Schama spins his stories out of a masterful mix of fact and fiction. Dead Certainties is a triumph of technique over traditional historical values. The first part of Schama’s book reveals the strengths and weaknesses of such an approach. Schama opens with an invention—the supposed memoirs of a British soldier who struggled up the cliffs of Quebec and stood on the Plains of Abraham with James Wolfe. This imaginative device vividly re-creates the events of September 13, 1759, and effectively sets the scene for what is to follow. Schama jumps from the mind of his hypothetical private soldier into that of James Wolfe himself, and travels back in time in a pithy recapitulation of the general’s career and the events leading up to his last battle. In his thirties at the time of his death, Wolfe had been born into a soldier’s life. His officer-father saw to it that he left home for the military at the age of fourteen, and he saw his first battle at the age of sixteen. Courage and skill, as well as good connections, fostered rapid promotions. Only Wolfe’s delicate health, of which he was morbidly conscious, threatened the potential brilliance of his career. The mission to capture of city of Quebec, the hub of French power in North America, offered Wolfe the military apotheosis he craved. Soon, however, things began to go wrong. The French skillfully defended their city, frustrating Wolfe’s plans for months, until the Saint Lawrence River threatened to freeze over, trapping his army. An assault on the French lines at the Montmorency Falls ended as a bloody failure, Wolfe’s frail constitution began to break down. He suffered from a variety of maladies and believed himself to be dying. It was against this background of defeat and expected dissolution that Wolfe devised his bold scheme to take Quebec. He proposed to scale cliffs supposedly too steep to climb which the French guarded lightly because of their inaccessibility. This would leave Wolfe’s force on the Plains of Abraham, just outside the city, and give him the chance to fight the battle that, won or lost, would restore his honor. Thus Wolfe’s successful strategy was a product of desperation as well as military genius.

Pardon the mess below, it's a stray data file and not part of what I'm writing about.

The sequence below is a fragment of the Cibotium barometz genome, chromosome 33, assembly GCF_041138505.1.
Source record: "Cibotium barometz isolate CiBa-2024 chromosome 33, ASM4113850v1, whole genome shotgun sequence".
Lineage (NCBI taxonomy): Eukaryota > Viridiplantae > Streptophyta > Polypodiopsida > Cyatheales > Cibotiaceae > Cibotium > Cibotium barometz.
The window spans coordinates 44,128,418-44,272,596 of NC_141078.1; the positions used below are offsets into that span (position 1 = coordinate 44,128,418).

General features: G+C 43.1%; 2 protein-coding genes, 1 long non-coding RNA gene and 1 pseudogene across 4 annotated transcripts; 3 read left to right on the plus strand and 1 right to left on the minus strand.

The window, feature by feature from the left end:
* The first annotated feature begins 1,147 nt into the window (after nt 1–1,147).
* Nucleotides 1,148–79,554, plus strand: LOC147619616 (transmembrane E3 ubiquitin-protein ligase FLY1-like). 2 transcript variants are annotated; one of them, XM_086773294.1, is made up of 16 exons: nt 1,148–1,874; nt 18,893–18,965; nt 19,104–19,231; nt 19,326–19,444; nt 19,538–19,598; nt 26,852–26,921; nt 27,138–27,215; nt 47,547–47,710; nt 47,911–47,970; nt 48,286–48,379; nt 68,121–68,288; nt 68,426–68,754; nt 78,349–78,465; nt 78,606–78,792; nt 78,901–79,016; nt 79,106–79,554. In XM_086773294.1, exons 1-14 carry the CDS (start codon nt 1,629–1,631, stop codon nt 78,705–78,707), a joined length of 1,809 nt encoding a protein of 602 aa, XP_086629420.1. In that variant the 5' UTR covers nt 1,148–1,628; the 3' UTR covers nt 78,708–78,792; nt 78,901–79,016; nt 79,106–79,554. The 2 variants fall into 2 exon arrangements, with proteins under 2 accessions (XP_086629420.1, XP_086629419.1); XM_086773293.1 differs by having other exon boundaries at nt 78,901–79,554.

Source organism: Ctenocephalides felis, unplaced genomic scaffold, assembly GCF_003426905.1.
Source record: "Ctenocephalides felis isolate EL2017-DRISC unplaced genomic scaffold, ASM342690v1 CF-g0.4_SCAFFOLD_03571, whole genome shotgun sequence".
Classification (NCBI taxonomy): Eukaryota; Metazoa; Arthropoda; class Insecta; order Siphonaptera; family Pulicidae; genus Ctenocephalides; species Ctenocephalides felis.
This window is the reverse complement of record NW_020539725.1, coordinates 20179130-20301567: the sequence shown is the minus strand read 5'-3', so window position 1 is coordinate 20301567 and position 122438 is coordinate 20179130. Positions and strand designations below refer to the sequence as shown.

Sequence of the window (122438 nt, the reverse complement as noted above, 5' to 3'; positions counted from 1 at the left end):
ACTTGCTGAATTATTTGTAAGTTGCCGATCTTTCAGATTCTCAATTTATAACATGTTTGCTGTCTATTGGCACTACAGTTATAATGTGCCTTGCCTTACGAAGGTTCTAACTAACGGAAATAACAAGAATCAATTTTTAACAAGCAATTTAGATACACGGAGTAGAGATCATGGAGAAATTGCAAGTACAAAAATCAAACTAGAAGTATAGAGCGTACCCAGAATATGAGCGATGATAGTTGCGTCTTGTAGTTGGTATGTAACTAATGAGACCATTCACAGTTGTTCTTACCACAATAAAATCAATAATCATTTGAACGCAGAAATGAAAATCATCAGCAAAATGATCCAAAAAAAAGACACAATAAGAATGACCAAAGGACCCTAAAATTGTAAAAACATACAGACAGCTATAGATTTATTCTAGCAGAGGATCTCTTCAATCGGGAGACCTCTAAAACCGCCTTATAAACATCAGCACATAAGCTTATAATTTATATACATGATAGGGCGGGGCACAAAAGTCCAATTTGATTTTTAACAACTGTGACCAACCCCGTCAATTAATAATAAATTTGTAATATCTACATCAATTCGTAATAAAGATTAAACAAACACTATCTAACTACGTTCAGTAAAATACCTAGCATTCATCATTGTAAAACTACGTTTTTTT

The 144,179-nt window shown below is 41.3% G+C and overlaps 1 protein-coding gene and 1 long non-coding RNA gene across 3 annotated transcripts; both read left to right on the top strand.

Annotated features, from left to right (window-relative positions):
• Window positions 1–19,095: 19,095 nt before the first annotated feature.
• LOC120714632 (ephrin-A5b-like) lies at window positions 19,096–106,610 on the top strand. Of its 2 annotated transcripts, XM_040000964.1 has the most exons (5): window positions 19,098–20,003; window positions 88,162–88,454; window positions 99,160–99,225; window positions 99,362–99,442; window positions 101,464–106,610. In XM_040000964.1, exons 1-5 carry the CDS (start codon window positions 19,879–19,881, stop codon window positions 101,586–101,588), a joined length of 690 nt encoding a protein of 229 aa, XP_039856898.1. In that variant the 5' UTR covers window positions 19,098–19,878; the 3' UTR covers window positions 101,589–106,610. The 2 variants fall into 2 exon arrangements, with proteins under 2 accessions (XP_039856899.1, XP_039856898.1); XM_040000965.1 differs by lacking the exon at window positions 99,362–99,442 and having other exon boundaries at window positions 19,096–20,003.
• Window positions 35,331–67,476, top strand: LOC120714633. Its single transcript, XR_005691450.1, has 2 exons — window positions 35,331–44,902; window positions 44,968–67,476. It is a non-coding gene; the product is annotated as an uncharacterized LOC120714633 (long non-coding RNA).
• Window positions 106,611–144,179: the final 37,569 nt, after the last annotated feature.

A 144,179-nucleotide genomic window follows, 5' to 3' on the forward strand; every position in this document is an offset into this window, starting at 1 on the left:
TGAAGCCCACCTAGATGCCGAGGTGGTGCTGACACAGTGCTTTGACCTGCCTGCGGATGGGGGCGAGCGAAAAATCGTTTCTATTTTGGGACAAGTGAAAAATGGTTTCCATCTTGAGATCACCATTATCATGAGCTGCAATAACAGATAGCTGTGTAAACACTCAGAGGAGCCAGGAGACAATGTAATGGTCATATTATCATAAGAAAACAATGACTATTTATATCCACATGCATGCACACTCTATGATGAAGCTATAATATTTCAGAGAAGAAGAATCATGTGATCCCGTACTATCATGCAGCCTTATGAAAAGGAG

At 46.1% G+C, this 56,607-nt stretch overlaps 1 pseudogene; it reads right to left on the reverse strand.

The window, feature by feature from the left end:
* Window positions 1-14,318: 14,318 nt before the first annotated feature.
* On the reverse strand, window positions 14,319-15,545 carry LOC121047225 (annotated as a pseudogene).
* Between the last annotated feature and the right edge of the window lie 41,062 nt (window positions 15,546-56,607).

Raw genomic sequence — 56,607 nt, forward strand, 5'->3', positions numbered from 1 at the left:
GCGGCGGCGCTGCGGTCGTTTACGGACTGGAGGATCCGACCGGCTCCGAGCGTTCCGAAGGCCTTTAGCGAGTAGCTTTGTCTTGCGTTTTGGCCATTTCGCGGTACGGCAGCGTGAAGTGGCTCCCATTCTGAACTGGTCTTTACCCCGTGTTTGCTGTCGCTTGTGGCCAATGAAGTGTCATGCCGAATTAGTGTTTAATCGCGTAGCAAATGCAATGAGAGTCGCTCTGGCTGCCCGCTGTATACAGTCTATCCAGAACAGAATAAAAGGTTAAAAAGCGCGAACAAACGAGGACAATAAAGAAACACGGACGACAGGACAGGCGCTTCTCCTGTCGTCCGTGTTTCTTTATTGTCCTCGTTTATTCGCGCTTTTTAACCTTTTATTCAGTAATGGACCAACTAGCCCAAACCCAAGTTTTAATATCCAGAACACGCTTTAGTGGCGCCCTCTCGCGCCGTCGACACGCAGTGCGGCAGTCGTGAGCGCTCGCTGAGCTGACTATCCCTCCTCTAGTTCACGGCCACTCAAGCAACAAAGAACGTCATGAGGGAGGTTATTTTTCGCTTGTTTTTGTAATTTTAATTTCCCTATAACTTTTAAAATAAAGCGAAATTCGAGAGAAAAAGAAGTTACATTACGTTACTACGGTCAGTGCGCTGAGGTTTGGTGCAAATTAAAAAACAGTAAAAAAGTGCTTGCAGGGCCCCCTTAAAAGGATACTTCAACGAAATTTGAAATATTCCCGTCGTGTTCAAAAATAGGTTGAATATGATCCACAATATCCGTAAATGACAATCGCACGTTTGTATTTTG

Schama then turns from the anxious meditations of James Wolfe in the North American wilderness to London in 1771 and the exhibition of Benjamin West’s masterpiece The Death of Wolfe (1771). West was a young American artist hoping to establish a reputation for himself in the British metropolis. Defying the convention that heroic figures be painted in classical rather than contemporary dress, West depicted Wolfe in his bloodied uniform. The stricken commander lies in the arms of his officers, his eyes fixed on heaven, as word is brought of the rout of the French. In the background of this dramatic scene, West painted a compressed recapitulation of the events surrounding the death of Wolfe—ships disembarking troops, the climb up the cliffs to the Plains of Abraham, and the final, triumphant volley that broke the resistance of the army defending Quebec. Even as Wolfe expires beneath a folded British flag and the smoke of battle, the light of approaching morning breaks over the city of Quebec, heralding that an empire had been born. At once shocking and gratifying, West’s painting became a sensation. It had the desired effect on West’s career, leading to his appointment as court painter to George III. It also broke down the conventions of historical painting and led to a new naturalism in historical art. The rhetorical power of West’s painting enshrined for generations the image of James Wolfe as an almost saintly martyr to Britain’s greatness.